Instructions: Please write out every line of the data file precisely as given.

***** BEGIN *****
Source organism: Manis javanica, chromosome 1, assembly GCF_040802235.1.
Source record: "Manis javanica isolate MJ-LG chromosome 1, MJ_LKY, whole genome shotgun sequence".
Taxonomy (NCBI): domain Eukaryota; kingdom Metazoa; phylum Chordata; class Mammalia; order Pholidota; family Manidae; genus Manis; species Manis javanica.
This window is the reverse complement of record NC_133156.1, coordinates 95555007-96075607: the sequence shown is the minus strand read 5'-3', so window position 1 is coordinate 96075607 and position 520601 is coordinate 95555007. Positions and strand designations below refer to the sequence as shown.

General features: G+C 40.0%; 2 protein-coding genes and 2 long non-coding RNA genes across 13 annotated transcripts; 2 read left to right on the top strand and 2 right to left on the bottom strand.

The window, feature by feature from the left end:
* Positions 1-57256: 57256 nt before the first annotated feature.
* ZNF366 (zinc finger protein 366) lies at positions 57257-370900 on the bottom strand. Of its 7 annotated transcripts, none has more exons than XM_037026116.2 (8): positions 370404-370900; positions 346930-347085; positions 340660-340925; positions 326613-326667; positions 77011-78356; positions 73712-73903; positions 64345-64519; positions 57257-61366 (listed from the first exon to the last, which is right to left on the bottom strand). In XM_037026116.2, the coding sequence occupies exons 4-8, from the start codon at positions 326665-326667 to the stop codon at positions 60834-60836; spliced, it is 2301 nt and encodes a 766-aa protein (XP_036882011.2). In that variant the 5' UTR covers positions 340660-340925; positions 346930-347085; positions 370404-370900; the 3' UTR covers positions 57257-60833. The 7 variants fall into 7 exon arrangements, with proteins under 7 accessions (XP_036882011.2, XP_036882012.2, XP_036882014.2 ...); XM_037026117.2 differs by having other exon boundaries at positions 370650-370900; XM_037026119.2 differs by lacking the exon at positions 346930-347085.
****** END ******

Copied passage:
Source organism: Manis javanica, chromosome 1, assembly GCF_040802235.1.
Source record: "Manis javanica isolate MJ-LG chromosome 1, MJ_LKY, whole genome shotgun sequence".
Taxonomy (NCBI): domain Eukaryota; kingdom Metazoa; phylum Chordata; class Mammalia; order Pholidota; family Manidae; genus Manis; species Manis javanica.
This window is the reverse complement of record NC_133156.1, coordinates 95555007-96075607: the sequence shown is the minus strand read 5'-3', so window position 1 is coordinate 96075607 and position 520601 is coordinate 95555007. Positions and strand designations below refer to the sequence as shown.

General features: G+C 40.0%; 2 protein-coding genes and 2 long non-coding RNA genes across 13 annotated transcripts; 2 read left to right on the top strand and 2 right to left on the bottom strand.

The window, feature by feature from the left end:
* Positions 1-57256: 57256 nt before the first annotated feature.
* ZNF366 (zinc finger protein 366) lies at positions 57257-370900 on the bottom strand. Of its 7 annotated transcripts, none has more exons than XM_037026116.2 (8): positions 370404-370900; positions 346930-347085; positions 340660-340925; positions 326613-326667; positions 77011-78356; positions 73712-73903; positions 64345-64519; positions 57257-61366 (listed from the first exon to the last, which is right to left on the bottom strand). In XM_037026116.2, the coding sequence occupies exons 4-8, from the start codon at positions 326665-326667 to the stop codon at positions 60834-60836; spliced, it is 2301 nt and encodes a 766-aa protein (XP_036882011.2). In that variant the 5' UTR covers positions 340660-340925; positions 346930-347085; positions 370404-370900; the 3' UTR covers positions 57257-60833. The 7 variants fall into 7 exon arrangements, with proteins under 7 accessions (XP_036882011.2, XP_036882012.2, XP_036882014.2 ...); XM_037026117.2 differs by having other exon boundaries at positions 370650-370900; XM_037026119.2 differs by lacking the exon at positions 346930-347085.